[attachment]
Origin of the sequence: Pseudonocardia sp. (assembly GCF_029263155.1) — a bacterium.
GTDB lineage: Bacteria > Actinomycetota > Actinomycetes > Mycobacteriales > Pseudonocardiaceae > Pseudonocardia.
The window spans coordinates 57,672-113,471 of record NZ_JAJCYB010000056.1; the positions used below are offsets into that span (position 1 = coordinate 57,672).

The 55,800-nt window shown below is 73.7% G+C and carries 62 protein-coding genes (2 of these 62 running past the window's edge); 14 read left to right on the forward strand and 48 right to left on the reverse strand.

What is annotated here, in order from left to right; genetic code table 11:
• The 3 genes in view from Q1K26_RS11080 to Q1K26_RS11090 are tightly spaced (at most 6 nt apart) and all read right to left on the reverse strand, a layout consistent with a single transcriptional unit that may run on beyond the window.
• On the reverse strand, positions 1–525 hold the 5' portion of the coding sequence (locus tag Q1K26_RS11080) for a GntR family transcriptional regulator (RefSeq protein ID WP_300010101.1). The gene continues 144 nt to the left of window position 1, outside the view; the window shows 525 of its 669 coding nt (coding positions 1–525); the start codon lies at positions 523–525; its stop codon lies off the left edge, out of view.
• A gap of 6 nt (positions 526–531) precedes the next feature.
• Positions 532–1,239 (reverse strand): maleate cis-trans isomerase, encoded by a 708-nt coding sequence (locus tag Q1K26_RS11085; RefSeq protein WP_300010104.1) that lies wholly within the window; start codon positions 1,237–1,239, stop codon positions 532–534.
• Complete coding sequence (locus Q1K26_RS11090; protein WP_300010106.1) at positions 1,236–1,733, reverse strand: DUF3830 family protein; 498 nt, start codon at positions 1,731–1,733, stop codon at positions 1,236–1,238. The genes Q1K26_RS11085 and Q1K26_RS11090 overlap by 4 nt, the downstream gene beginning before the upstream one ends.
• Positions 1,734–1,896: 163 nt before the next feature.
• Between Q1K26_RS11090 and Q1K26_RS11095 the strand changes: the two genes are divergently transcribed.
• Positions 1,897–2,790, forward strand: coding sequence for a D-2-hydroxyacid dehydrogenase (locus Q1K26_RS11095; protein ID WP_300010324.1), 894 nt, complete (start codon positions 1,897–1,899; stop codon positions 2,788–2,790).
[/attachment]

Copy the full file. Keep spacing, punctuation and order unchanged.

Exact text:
Origin of the sequence: Pseudonocardia sp. (assembly GCF_029263155.1) — a bacterium.
GTDB lineage: Bacteria > Actinomycetota > Actinomycetes > Mycobacteriales > Pseudonocardiaceae > Pseudonocardia.
The window spans coordinates 57,672-113,471 of record NZ_JAJCYB010000056.1; the positions used below are offsets into that span (position 1 = coordinate 57,672).

The 55,800-nt window shown below is 73.7% G+C and carries 62 protein-coding genes (2 of these 62 running past the window's edge); 14 read left to right on the forward strand and 48 right to left on the reverse strand.

What is annotated here, in order from left to right; genetic code table 11:
• The 3 genes in view from Q1K26_RS11080 to Q1K26_RS11090 are tightly spaced (at most 6 nt apart) and all read right to left on the reverse strand, a layout consistent with a single transcriptional unit that may run on beyond the window.
• On the reverse strand, positions 1–525 hold the 5' portion of the coding sequence (locus tag Q1K26_RS11080) for a GntR family transcriptional regulator (RefSeq protein ID WP_300010101.1). The gene continues 144 nt to the left of window position 1, outside the view; the window shows 525 of its 669 coding nt (coding positions 1–525); the start codon lies at positions 523–525; its stop codon lies off the left edge, out of view.
• A gap of 6 nt (positions 526–531) precedes the next feature.
• Positions 532–1,239 (reverse strand): maleate cis-trans isomerase, encoded by a 708-nt coding sequence (locus tag Q1K26_RS11085; RefSeq protein WP_300010104.1) that lies wholly within the window; start codon positions 1,237–1,239, stop codon positions 532–534.
• Complete coding sequence (locus Q1K26_RS11090; protein WP_300010106.1) at positions 1,236–1,733, reverse strand: DUF3830 family protein; 498 nt, start codon at positions 1,731–1,733, stop codon at positions 1,236–1,238. The genes Q1K26_RS11085 and Q1K26_RS11090 overlap by 4 nt, the downstream gene beginning before the upstream one ends.
• Positions 1,734–1,896: 163 nt before the next feature.
• Between Q1K26_RS11090 and Q1K26_RS11095 the strand changes: the two genes are divergently transcribed.
• Positions 1,897–2,790, forward strand: coding sequence for a D-2-hydroxyacid dehydrogenase (locus Q1K26_RS11095; protein ID WP_300010324.1), 894 nt, complete (start codon positions 1,897–1,899; stop codon positions 2,788–2,790).